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FORT THOMAS, Ky. — Lunch at Fort Thomas Independent Schools may include more French fries, fewer vegetables and larger portions this year. One thing that won't be on the menu: federal dollars.

The Campbell County, Ky., district is opting out of the federal school lunch program, forfeiting hundreds of thousands of dollars in federal funding.

The reason: Kids didn't like their healthful lunches.

"The calorie limitations and types of foods that have to be provided ... have resulted in the kids just saying 'I'm not going to eat that,'" said Fort Thomas Superintendent Gene Kirchner.

The 2,800-student district joins a small but growing number of school districts across the country — mostly wealthy districts that can afford to forfeit the money — that have dropped out of the federal program in the wake of stricter nutritional standards.

Schools said students don't like the unsalted potatoes, low-fat cheese or the mandatory fruits and vegetables. They throw food away or decide not to eat at all.

In Kirchner's district, 166 fewer students bought lunch every day last year — 30,000 fewer a year. Instead they brought lunch from home, went to nearby restaurants or skipped lunch altogether.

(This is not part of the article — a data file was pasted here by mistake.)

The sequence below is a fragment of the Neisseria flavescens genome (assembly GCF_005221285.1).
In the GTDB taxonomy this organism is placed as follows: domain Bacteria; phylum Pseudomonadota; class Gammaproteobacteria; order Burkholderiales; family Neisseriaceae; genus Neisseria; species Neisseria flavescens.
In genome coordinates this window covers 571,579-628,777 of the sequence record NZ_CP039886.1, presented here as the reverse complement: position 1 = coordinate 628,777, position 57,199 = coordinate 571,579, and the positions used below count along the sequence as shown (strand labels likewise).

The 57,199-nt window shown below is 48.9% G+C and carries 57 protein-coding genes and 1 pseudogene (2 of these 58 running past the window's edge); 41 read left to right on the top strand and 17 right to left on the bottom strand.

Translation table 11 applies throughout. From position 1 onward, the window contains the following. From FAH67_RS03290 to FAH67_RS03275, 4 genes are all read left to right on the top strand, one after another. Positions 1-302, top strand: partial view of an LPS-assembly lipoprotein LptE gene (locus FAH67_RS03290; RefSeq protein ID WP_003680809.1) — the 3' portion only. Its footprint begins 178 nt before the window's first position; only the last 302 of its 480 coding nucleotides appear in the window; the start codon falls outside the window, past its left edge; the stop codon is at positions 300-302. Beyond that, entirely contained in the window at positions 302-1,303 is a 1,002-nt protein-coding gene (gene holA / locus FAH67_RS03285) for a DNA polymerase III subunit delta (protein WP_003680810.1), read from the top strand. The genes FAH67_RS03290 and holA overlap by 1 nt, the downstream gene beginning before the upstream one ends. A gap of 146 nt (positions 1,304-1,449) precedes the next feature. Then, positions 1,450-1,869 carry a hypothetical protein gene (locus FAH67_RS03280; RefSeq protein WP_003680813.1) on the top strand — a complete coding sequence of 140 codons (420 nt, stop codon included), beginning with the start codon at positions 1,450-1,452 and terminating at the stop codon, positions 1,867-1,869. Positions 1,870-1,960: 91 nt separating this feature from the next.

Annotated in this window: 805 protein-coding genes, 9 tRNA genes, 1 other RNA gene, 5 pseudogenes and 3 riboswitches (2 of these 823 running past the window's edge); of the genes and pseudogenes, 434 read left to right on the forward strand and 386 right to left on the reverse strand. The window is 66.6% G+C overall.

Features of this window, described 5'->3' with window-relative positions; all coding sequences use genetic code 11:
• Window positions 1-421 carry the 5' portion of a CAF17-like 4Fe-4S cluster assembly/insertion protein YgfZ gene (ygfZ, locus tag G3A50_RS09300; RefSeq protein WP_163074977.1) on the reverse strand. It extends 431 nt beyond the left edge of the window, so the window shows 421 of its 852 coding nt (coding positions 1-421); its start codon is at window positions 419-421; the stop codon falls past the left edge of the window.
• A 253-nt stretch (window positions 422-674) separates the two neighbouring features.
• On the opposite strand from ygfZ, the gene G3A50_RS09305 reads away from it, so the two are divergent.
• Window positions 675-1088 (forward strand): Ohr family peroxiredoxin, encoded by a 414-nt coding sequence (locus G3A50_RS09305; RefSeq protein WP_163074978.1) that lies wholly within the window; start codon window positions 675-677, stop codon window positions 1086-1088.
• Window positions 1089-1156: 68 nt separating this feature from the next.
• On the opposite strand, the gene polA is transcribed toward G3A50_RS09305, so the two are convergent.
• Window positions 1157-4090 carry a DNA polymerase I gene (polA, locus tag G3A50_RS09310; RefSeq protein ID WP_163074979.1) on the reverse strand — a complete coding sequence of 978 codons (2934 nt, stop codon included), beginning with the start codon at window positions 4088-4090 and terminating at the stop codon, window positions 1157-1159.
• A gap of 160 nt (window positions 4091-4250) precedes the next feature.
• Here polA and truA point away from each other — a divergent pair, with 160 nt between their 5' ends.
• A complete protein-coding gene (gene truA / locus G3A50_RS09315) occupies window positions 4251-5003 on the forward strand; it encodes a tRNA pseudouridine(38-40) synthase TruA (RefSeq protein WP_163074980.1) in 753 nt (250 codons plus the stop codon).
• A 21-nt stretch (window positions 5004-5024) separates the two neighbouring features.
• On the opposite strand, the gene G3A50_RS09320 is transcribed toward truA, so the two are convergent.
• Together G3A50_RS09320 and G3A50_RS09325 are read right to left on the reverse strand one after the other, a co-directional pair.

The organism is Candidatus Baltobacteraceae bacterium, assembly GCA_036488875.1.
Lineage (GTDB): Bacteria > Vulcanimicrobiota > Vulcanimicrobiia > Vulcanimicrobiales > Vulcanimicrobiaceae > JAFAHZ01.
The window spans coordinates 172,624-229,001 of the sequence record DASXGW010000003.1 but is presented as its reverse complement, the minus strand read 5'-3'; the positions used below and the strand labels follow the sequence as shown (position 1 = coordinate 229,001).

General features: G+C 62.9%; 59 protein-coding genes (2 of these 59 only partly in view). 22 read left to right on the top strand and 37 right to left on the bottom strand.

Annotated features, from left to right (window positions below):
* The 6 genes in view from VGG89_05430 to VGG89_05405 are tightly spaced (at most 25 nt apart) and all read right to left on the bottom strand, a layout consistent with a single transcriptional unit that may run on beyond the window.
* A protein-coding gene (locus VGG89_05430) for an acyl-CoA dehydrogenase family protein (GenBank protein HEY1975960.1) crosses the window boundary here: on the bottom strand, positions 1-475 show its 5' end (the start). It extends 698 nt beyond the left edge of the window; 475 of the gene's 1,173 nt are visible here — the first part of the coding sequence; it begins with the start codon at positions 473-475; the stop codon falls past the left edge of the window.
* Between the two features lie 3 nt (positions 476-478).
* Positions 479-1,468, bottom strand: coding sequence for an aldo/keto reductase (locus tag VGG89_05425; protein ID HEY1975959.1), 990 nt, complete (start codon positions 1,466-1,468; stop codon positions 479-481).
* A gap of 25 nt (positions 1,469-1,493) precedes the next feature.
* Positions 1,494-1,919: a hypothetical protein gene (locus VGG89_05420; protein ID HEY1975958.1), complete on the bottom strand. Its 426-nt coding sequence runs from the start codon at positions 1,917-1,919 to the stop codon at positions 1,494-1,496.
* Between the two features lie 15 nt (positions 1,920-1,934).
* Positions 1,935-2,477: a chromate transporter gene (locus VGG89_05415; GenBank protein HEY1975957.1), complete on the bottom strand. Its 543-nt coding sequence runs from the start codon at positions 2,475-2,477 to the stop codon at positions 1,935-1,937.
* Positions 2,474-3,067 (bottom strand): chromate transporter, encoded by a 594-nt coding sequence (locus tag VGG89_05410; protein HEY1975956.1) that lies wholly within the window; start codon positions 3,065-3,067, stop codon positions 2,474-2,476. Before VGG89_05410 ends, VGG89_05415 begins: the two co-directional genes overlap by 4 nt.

That's a problem because students were going hungry or choosing unhealthful fast food or snacks instead of school meals.

It's also a financial problem for the district. If kids don't buy lunch, the district loses money and has to dig into its general fund.

Money that could pay for textbooks and technology must be redirected to pay for green beans and whole-grain hot dog buns.

It simply wasn't economically feasible anymore, Kirchner said. "The program is heading in the wrong direction," he said.

So his school board opted out. It will still offer lunch — a healthful lunch, he said — at the same prices.

Children who get free or reduced-price lunches — about 17% of the student body — will still get them at that price.

Only now, the school district will absorb the cost — more than $260,000 a year — rather than use federal funding to cover it.

Schools throughout the nation are grappling with the same decision.

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